The state Legislative Revenue Office estimates that the measure would give a family of four with an income of $65,000 a tax cut of $564.
According to according to
1. As stated or indicated by; on the authority of: according to historians.
2. In keeping with: according to instructions.
3. the nonpartisan Legislative Revenue Office, filers with an income of less than $20,000 would experience an average reduction in tax of 24 percent under Measure 41, while those with income of at least $70,000 would get a tax cut of 4 percent, on average.
The Legislature in 1983 did away with deductions and replaced them with tax credits in order to increase tax revenue for the state, Legislative Revenue Officer Paul Warner said. At that time, the Legislature was grappling with a severe budget-wrecking recession.
Measure 41 would cut the state's income-tax revenue by 7 percent, with nearly four out of every five filers benefiting from a lower tax bill.
Who are the one out of five filers who wouldn't get a tax cut under Measure 41? According to the Legislative Revenue Office, they are:
Children who work and file taxes but are claimed as dependents by their parents.
People with so little money that they have no taxable income - and therefore can't take advantage of the deduction.
High-income filers who can't benefit from the deduction because it is phased out as income rises. For joint filers with income around $235,000 or more, the deduction is cut until it is eventually eliminated around $357,000.
In addition, single filers would get less benefit than joint filers, since the average single filer has only 0.9 personal exemptions Personal exemption
Amount of money a taxpayer can exclude from personal income for each member of the household in calculation of a tax obligation.
See exemption. , compared with three for the typical joint filer.
That's one reason AARP AARP, a nonprofit, nonpartisan national organization dedicated to "enriching the experience of aging"; membership is open to people age 50 or older. Founded in 1958 by Ethel Percy Andrus as American Association of Retired Persons, AARP now has over 30 million of Oregon opposes Measure 41. It argues in the voter's pamphlet that 98 percent of seniors will get no tax relief.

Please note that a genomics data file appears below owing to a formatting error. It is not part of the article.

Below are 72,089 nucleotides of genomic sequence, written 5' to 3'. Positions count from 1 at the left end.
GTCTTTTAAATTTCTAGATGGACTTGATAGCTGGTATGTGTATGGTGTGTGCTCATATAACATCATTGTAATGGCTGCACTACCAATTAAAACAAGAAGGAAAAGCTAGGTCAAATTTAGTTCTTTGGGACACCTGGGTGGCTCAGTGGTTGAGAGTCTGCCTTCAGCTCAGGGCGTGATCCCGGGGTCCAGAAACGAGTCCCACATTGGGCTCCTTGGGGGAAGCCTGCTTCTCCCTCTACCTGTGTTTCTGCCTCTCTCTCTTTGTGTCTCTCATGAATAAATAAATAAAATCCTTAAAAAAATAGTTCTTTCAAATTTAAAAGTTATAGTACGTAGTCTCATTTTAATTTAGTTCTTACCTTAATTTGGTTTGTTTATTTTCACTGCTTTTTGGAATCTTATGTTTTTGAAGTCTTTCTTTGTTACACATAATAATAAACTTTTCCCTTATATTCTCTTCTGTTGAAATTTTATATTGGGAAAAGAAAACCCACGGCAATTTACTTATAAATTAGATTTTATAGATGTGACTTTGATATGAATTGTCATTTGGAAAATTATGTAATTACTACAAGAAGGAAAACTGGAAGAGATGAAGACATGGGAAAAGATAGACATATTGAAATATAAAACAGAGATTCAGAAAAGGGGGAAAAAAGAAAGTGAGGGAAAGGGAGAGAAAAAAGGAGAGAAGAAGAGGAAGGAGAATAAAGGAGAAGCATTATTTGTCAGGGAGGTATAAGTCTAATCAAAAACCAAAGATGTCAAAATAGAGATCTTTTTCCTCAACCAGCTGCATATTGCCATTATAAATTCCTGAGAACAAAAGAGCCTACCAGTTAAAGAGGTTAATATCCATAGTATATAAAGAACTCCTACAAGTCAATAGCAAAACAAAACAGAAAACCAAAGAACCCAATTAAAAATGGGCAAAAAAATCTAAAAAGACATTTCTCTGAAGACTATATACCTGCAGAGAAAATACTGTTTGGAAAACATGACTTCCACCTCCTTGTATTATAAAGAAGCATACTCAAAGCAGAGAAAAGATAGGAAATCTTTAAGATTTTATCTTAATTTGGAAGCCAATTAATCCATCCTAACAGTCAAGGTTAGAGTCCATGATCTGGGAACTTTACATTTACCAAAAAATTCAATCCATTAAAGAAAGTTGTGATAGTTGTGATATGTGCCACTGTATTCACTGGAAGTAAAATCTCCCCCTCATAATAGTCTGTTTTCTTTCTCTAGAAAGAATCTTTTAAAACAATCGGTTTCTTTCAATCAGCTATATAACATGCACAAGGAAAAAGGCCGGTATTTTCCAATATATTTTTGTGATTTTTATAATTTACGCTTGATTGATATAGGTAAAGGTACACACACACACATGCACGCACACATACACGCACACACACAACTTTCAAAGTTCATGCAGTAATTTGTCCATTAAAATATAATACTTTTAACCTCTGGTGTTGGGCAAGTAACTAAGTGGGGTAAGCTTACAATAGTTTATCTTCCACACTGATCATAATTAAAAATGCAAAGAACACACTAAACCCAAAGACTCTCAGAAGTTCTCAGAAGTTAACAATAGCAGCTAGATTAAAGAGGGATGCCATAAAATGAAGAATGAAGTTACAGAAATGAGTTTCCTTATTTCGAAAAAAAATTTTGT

"Instead, they may lose prescription drug prescription drug Prescription medication Pharmacology An FDA-approved drug which must, by federal law or regulation, be dispensed only pursuant to a prescription–eg, finished dose form and active ingredients subject to the provisos of the Federal Food, Drug, coverage and access to valuable programs like Oregon Project Independence that keep seniors in their home," AARP Oregon director Jerry Cohen cohen
(Hebrew: “priest”) Jewish priest descended from Zadok (a descendant of Aaron), priest at the First Temple of Jerusalem. The biblical priesthood was hereditary and male. argued.
Walker, the measure advocate, acknowledged the tax benefit isn't great for seniors. But he said their cost of living is lower than for families, since they're not paying for child-rearing expenses.
"Families need help. That's one of the reasons we call it the Family Tax Cut," he said.
MEASURE 41 Ballot title: Allows state income tax deduction Tax deduction
An expense that a taxpayer is allowed to deduct from taxable income.
See deduction. equal to federal exemptions deduction and to substitute for state exemption credit Summary: Allows four out of five filers to take a bigger state tax deduction than currently available for themselves, spouses and dependents. Average annual tax reduction per filer: $226 Fiscal impact: State revenue would be reduced $151 million for 2006-07 and $385 million in the 2007-08 fiscal year. Measure 41 would reduce the 2007 personal income tax `kicker' by $151 million. The measure would reduce state revenue $407 million for the 2008-09 fiscal year and $430 million for 2009-10. Supporters: FreedomWorks; www.cse.org/oregon; (503) 709-8864 Opponents: Defend Oregon; www.defendoregon.org; (503) 231-3672
ON THE WEB
News coverage: To review Register-Guard election news stories, visit www.registerguard .com:8080/election06/news/
Editorials: To review Register- Guard endorsements, visit